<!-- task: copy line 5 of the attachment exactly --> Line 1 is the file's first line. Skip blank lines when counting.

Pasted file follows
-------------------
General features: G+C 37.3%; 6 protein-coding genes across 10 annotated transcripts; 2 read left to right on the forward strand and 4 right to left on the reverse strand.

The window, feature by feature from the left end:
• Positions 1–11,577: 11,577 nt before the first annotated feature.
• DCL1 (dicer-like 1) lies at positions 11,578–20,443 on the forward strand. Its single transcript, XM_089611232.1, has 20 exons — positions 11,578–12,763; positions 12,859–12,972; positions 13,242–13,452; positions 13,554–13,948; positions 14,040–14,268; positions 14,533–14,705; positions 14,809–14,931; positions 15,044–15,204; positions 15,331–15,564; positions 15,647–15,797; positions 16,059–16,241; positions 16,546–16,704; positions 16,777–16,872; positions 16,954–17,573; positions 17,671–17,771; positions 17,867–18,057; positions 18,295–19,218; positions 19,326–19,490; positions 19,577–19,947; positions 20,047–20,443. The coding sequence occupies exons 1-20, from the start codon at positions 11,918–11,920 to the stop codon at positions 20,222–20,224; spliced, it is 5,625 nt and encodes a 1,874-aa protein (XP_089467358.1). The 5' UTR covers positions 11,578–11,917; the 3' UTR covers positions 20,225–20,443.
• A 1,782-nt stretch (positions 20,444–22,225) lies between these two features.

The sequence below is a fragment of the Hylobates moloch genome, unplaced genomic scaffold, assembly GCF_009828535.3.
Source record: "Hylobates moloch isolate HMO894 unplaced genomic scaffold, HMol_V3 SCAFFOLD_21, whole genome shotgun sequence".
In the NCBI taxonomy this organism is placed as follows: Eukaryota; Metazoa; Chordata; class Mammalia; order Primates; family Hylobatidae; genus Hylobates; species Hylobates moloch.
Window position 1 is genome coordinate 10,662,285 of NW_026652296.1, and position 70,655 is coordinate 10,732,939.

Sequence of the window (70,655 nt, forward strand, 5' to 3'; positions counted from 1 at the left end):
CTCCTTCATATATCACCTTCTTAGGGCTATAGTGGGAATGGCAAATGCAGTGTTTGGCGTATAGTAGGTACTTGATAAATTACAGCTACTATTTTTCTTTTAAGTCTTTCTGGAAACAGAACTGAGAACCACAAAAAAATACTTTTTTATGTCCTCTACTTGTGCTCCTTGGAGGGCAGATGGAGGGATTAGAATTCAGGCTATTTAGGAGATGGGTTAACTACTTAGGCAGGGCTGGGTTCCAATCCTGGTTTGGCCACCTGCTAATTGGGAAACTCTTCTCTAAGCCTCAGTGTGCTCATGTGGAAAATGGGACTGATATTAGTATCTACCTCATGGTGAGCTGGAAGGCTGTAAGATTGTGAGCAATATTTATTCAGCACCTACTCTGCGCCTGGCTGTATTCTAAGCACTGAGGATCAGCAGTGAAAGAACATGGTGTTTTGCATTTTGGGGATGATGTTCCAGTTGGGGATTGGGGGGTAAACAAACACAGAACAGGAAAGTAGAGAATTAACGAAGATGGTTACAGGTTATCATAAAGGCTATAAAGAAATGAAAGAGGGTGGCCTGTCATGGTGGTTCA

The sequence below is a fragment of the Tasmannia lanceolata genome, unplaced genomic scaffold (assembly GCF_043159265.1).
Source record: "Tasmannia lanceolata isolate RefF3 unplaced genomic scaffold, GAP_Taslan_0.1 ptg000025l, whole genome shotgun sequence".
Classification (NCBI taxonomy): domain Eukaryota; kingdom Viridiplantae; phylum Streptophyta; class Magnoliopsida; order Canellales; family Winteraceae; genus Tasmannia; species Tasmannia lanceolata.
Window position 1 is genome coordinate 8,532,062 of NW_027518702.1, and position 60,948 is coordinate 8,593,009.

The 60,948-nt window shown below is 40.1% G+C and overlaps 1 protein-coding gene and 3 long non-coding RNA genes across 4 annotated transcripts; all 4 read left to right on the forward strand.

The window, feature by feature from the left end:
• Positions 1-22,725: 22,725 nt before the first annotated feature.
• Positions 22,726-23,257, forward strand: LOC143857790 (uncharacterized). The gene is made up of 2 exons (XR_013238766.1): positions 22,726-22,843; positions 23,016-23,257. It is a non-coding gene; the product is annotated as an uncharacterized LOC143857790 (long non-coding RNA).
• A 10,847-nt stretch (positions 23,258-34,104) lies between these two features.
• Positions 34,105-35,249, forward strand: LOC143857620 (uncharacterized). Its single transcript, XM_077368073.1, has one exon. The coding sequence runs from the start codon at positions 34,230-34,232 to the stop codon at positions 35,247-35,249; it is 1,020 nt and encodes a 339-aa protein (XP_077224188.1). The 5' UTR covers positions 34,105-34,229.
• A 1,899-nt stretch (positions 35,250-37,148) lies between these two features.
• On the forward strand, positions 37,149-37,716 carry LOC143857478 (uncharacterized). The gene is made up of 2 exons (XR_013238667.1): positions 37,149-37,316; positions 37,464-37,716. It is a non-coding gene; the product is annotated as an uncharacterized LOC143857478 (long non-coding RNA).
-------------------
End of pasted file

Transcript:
• A 1,782-nt stretch (positions 20,444–22,225) lies between these two features.